An important recent development in software designed for the Office of Finance is the addition of what we’re calling a data aggregation device (DAD) for analytical applications. A DAD automates the collection of data from disparate sources using, for example, application programming interfaces (APIs) and robotic process automation (RPA). With a DAD, users of the analytical application have immediate access to a much broader data set; one that incorporates operational as well as financial data from internal and external sources. The larger data set enables a much more expansive set of analyses than has been feasible in the past because the process of acquiring the data is automated, and the data aggregation is handled in a controlled manner. This control means that data in the system is authoritative, accurate, consistent, complete and secure. The difference between a DAD and a finance data mart is that the former is prebuilt for the specific application, and therefore eliminates this source of implementation costs and offers faster time to value.
Subscription-based business models have seen exponential growth over the last decade. The growth of this recurring revenue business model, where a subscriber commits to repeatedly pay for a good or device for a fixed or indefinite timeline, has been caused by the shift from the one-time selling of physical products to selling digital services on a subscription basis. The first phase of this transformation was led by “digitally native” organizations, typically B2C, that have only ever offered services via subscription. Although a large market in its own right, it is still dwarfed by businesses selling physical products. But this market is also changing, as more and more traditional organizations transition some or all of their revenue to the subscription economy. Ventana Research asserts that through 2023, fewer than half of organizations will have the correct technology in place to support such a transition. This Analyst Perspective looks at some of the key implications of this transition and what it means for technology choices as companies move toward a subscription management approach to overseeing the subscribers and usage of their products and services.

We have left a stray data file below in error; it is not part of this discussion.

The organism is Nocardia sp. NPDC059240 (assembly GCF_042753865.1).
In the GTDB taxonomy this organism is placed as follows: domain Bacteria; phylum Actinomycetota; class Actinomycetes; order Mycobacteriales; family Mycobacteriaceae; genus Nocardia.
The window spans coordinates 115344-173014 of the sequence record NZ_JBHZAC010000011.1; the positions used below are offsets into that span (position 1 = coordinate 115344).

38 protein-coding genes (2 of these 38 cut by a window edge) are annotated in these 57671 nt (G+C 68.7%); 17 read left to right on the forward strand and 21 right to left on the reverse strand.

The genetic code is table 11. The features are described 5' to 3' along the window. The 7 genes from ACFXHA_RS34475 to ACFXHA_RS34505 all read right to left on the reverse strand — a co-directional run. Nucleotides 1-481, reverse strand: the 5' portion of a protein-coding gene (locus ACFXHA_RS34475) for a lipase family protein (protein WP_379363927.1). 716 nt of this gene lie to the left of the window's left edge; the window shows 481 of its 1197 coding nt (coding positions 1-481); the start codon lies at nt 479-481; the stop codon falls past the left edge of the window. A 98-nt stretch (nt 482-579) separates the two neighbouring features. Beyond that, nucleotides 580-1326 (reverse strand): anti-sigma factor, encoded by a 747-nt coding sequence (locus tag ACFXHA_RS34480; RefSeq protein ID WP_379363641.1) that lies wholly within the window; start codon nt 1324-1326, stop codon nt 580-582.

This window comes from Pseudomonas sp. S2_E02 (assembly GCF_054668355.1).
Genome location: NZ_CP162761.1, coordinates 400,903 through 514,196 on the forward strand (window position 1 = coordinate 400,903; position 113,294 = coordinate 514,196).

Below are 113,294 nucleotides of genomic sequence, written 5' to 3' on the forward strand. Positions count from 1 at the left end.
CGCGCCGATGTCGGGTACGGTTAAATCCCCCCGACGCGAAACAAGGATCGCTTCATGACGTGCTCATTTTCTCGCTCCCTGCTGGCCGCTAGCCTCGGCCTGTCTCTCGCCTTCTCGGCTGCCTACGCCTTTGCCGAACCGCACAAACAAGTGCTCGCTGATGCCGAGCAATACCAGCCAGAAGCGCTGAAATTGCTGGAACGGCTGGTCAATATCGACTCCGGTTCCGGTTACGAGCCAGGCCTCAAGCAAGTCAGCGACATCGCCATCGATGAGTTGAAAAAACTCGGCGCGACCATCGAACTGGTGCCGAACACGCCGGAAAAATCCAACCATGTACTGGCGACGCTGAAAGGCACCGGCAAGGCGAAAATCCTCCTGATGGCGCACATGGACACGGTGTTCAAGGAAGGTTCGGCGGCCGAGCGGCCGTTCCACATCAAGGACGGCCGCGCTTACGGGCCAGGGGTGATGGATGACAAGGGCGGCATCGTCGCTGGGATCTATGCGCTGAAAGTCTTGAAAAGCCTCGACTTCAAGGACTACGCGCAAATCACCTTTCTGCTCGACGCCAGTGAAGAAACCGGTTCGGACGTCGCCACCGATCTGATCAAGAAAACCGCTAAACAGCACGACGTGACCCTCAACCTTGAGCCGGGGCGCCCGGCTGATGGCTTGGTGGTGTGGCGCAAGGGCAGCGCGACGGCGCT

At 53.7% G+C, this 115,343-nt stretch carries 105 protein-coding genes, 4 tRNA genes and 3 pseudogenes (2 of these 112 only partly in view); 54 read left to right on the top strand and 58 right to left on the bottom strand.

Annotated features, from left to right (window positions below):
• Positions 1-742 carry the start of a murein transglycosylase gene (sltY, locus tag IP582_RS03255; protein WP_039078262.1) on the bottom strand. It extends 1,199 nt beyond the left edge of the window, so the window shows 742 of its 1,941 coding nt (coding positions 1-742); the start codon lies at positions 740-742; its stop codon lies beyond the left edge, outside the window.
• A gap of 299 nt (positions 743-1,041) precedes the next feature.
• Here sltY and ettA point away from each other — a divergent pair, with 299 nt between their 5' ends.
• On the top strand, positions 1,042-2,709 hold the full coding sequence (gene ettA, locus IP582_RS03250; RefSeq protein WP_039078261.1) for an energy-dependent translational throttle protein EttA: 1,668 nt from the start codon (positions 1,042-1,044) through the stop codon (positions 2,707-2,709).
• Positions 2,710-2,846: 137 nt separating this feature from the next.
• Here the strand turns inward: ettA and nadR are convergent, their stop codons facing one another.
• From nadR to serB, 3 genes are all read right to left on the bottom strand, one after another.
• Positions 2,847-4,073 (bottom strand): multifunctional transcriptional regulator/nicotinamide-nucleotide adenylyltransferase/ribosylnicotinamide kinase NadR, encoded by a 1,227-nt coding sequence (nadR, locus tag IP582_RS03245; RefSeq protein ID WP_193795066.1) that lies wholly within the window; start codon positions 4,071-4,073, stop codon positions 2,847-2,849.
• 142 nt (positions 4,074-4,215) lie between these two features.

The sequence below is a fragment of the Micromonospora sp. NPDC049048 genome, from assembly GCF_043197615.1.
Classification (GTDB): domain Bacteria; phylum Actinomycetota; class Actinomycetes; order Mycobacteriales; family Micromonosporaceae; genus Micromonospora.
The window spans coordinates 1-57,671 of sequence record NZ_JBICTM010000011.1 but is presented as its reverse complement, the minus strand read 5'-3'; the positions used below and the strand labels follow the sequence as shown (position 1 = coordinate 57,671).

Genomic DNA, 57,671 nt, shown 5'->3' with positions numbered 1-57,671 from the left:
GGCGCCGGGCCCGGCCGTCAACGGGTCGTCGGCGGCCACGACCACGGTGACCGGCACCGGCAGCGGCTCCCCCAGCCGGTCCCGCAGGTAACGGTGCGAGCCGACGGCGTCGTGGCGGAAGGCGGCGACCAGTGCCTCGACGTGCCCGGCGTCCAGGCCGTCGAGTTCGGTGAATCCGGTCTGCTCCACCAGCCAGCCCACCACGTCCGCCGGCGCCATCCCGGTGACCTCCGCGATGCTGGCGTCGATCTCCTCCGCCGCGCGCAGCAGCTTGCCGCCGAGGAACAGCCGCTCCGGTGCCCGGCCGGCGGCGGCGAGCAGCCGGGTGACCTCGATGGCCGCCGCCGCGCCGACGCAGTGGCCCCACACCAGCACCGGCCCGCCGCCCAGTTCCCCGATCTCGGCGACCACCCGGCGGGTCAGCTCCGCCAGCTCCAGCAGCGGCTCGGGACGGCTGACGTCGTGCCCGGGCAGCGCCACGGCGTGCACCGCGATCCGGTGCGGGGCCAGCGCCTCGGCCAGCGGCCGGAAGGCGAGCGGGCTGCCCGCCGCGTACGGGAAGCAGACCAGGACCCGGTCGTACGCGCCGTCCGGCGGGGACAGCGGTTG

Topics: Sales, Customer Experience, Office of Finance, Voice of the Customer, embedded analytics, Analytics, Business Intelligence, Collaboration, Internet of Things, Contact Center, Product Information Management, Price and Revenue Management, Digital Commerce, Enterprise Resource Planning, ERP and Continuous Accounting, natural language processing, robotic finance, AI and Machine Learning, revenue and lease accounting, subscription management, agent management, intelligent sales, sales enablement
A great deal has changed in how finance and accounting departments operate since the start of 2020. To cope with unprecedented conditions, many departments have found that significant changes to their processes and operating methods are not only possible, they’re necessary. With workers unable to be in office, organizations have learned how to work virtually using videoconferencing, and adopted a variety of new software that make it possible to work under any conditions. Software that automates the close, for instance, smooths the execution of processes by managing hand-offs, reviews and approvals even when face-to-face interaction isn’t feasible.
One of the challenges of being a practically minded technology analyst is squaring the importance of “the next big thing” with the reality of what most organizations are doing. For decades it’s been the case that “the next big thing” in the world of information technology is easily several years ahead of where most organizations are in their use of technology. And before most organizations can realize the benefit of some whiz-bang technology, they frequently need to address a range of more mundane issues, such as data availability and accuracy, employee training and corporate culture, among other impediments. Sometimes, though, advanced technology works to uncomplicate things for organizations.
Topics: Human Capital Management, Marketing, Office of Finance, Analytics, Business Intelligence, Sales Performance Management, Financial Performance Management, Price and Revenue Management, Digital Marketing, Work and Resource Management, Digital Commerce, Operations & Supply Chain, Enterprise Resource Planning, ERP and Continuous Accounting, robotic finance, Predictive Planning, AI and Machine Learning, revenue and lease accounting, subscription management, intelligent sales
We find in our recent Change in the Office of Finance benchmark research an indication of the value of using automation to execute finance department functions. Our findings reveal an increase in the use of automation by finance organizations over the past five years and a concomitant improvement in performance. For example, 46 percent of companies close their monthly books within four business days compared to 29 percent in our earlier research. Yet the glass is only half full. Finance organizations continue to be laggards in adopting technology that measurably improves effectiveness.